Turkey Scouting Basics - by Bruce Wilds

Some of the most successful deer hunters in the world will tell you that scouting plays a huge role in their success in the field. Turkey hunting should be no different. In fact, pre-season scouting for turkeys will oftentimes put you right in their lap on opening day. Here are a few things to key in on and do prior to the opener that will put you in the driver’s seat.

In my opinion, the single most beneficial thing that you can do for pre-season scouting is to get up at :00 dark thirty and be in the woods at daybreak to listen. Turkeys are creatures of habit and will oftentimes roost in the same tree, day in and day out. By bouncing from spot to spot in the pre-season, and listening at daylight, a hunter can learn where the turkeys are roosting. It will also give you a rough idea of how many birds are gobbling on that property, to get an informal inventory and head count. Knowing that there are birds on your hunting property ahead of time makes it much easier to have confidence during times when gobblers are quiet. I cannot emphasize enough the importance of early morning listening prior to the season starting.

With that said, you are just on a scouting mission. You want to be ghostly. Do not let the birds know that you are there. Get in the woods; listen and then leave. DO NOT bring calls with you and start talking turkey prior to the season. All you will do is educate the birds. Let them gobble on their own, give themselves away, and make a mental note of where they are.

Turkeys love to roost over top of any water. They love roosting on pond edges, or over creeks where they can feel secure. Look for these bodies of water on your property and you will likely find a roosting area.

Another sign to look for are turkey feathers. In particular, wing feathers on the ground. As turkeys fly up into trees, they oftentimes lose a wing feather or other body feathers. Look for these feathers on the ground and look for ones that appear to have been there awhile. This indicates a well-used roosting area where birds fly up and down regularly. In any terrain where there may be a slight hill or hillside, turkeys will often use these high spots to launch into the trees.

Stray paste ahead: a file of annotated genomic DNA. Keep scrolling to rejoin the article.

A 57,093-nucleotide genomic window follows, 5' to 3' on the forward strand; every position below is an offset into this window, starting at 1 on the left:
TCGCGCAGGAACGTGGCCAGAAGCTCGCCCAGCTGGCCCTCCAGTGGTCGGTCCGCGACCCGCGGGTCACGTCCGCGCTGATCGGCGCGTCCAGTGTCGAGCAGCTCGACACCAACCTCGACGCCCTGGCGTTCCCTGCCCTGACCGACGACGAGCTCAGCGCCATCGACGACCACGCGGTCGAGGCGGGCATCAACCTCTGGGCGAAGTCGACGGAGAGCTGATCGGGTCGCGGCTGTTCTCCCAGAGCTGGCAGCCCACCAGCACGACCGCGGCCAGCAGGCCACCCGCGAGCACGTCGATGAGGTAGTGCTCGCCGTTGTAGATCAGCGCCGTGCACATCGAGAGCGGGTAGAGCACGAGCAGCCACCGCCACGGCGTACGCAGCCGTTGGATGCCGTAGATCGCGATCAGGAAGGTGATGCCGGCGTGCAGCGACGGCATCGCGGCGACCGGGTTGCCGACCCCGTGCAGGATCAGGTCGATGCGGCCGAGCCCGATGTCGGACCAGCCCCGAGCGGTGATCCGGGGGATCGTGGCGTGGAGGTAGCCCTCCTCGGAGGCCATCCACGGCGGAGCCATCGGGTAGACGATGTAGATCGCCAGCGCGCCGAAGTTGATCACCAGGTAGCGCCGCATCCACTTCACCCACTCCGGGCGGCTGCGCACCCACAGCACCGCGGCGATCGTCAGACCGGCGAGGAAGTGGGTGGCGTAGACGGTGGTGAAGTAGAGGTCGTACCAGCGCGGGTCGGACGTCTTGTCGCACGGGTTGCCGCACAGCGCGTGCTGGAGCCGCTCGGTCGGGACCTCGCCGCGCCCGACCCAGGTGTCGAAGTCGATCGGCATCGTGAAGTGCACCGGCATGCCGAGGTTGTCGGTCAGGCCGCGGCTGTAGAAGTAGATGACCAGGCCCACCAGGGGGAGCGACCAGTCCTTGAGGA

I have seen just a small mound in the woods act like a NASA shuttle launch for dozens of turkeys. It doesn’t take much of a hill before the birds want to use it to their advantage and take flight into the trees. Remember this as you walk through the woods this spring.

Just as terrain features can predict roost areas, you cannot ignore tell-tale turkey sign left by the feathery fiends themselves. Turkeys are constantly on the move feeding as they go. As they feed along, they are scratching the leaves and leaving little circles of dirt. Feeding areas are very easy to identify as the ground literally looks torn up. The leaves are all kicked around, there are bare dirt spots all over and there will more than likely be turkey tracks and/or turkey droppings. Hen droppings are kind of like a pile or a ball, whereas a gobbler’s droppings are much larger and J-shaped. Look for these signs as you trek through the landscape.

Lastly, look for strutting areas that turkeys prefer. Gobblers love to strut in open areas, where they can be seen and display for the hens. Plowed fields, logging roads etc. are all great places to look for strutting birds. You can often tell a bird’s strut zone by seeing larger gobbler tracks and on each side of the tracks you will see drag marks, where his wing tips were dragging on the ground as he strutted. A sure sign that there is a gobbler in the area.

Surely, you can blindly go into the woods on opening day and kill a bird. However, the chances of filling a tag are much greater for those folks that have taken the time to do a little homework. The knowledge gained during this time can prove invaluable when birds do not want to cooperate, or are tight lipped. Those hunters that put in the time ahead of time are often rewarded, while those seeking to play it day to day often chase birds until time runs out.

Good luck this spring!.

-  Bruce Wilds